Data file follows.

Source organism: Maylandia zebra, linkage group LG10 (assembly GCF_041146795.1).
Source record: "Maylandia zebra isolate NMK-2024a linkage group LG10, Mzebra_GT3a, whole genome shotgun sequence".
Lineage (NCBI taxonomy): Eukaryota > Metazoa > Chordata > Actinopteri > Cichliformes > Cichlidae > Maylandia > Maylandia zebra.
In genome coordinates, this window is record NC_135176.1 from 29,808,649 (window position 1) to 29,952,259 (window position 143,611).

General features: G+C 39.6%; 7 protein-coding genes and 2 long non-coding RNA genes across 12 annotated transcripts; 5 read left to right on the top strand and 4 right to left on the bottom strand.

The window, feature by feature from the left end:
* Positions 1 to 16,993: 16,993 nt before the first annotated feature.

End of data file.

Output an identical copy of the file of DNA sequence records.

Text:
Source organism: Maylandia zebra, linkage group LG10 (assembly GCF_041146795.1).
Source record: "Maylandia zebra isolate NMK-2024a linkage group LG10, Mzebra_GT3a, whole genome shotgun sequence".
Lineage (NCBI taxonomy): Eukaryota > Metazoa > Chordata > Actinopteri > Cichliformes > Cichlidae > Maylandia > Maylandia zebra.
In genome coordinates, this window is record NC_135176.1 from 29,808,649 (window position 1) to 29,952,259 (window position 143,611).

General features: G+C 39.6%; 7 protein-coding genes and 2 long non-coding RNA genes across 12 annotated transcripts; 5 read left to right on the top strand and 4 right to left on the bottom strand.

The window, feature by feature from the left end:
* Positions 1 to 16,993: 16,993 nt before the first annotated feature.